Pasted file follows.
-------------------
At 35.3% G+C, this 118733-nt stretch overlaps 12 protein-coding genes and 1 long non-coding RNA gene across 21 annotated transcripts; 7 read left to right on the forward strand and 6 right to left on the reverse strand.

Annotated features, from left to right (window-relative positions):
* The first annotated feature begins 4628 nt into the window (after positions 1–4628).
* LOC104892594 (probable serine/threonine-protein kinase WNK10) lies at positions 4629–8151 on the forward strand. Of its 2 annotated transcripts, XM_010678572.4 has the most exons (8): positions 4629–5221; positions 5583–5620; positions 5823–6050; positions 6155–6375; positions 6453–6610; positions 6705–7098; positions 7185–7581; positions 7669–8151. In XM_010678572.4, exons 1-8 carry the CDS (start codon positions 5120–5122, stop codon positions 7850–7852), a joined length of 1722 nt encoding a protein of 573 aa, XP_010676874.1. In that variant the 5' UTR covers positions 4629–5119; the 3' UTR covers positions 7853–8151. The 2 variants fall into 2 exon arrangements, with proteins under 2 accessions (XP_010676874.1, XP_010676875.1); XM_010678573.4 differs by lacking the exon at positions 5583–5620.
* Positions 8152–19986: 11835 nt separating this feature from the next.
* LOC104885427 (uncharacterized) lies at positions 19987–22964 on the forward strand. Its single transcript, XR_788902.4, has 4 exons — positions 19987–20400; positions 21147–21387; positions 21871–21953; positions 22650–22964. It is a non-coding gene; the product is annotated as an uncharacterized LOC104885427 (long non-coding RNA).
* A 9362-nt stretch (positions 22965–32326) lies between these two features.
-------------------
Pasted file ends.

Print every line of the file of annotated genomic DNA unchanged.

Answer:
At 35.3% G+C, this 118733-nt stretch overlaps 12 protein-coding genes and 1 long non-coding RNA gene across 21 annotated transcripts; 7 read left to right on the forward strand and 6 right to left on the reverse strand.

Annotated features, from left to right (window-relative positions):
* The first annotated feature begins 4628 nt into the window (after positions 1–4628).
* LOC104892594 (probable serine/threonine-protein kinase WNK10) lies at positions 4629–8151 on the forward strand. Of its 2 annotated transcripts, XM_010678572.4 has the most exons (8): positions 4629–5221; positions 5583–5620; positions 5823–6050; positions 6155–6375; positions 6453–6610; positions 6705–7098; positions 7185–7581; positions 7669–8151. In XM_010678572.4, exons 1-8 carry the CDS (start codon positions 5120–5122, stop codon positions 7850–7852), a joined length of 1722 nt encoding a protein of 573 aa, XP_010676874.1. In that variant the 5' UTR covers positions 4629–5119; the 3' UTR covers positions 7853–8151. The 2 variants fall into 2 exon arrangements, with proteins under 2 accessions (XP_010676874.1, XP_010676875.1); XM_010678573.4 differs by lacking the exon at positions 5583–5620.
* Positions 8152–19986: 11835 nt separating this feature from the next.
* LOC104885427 (uncharacterized) lies at positions 19987–22964 on the forward strand. Its single transcript, XR_788902.4, has 4 exons — positions 19987–20400; positions 21147–21387; positions 21871–21953; positions 22650–22964. It is a non-coding gene; the product is annotated as an uncharacterized LOC104885427 (long non-coding RNA).
* A 9362-nt stretch (positions 22965–32326) lies between these two features.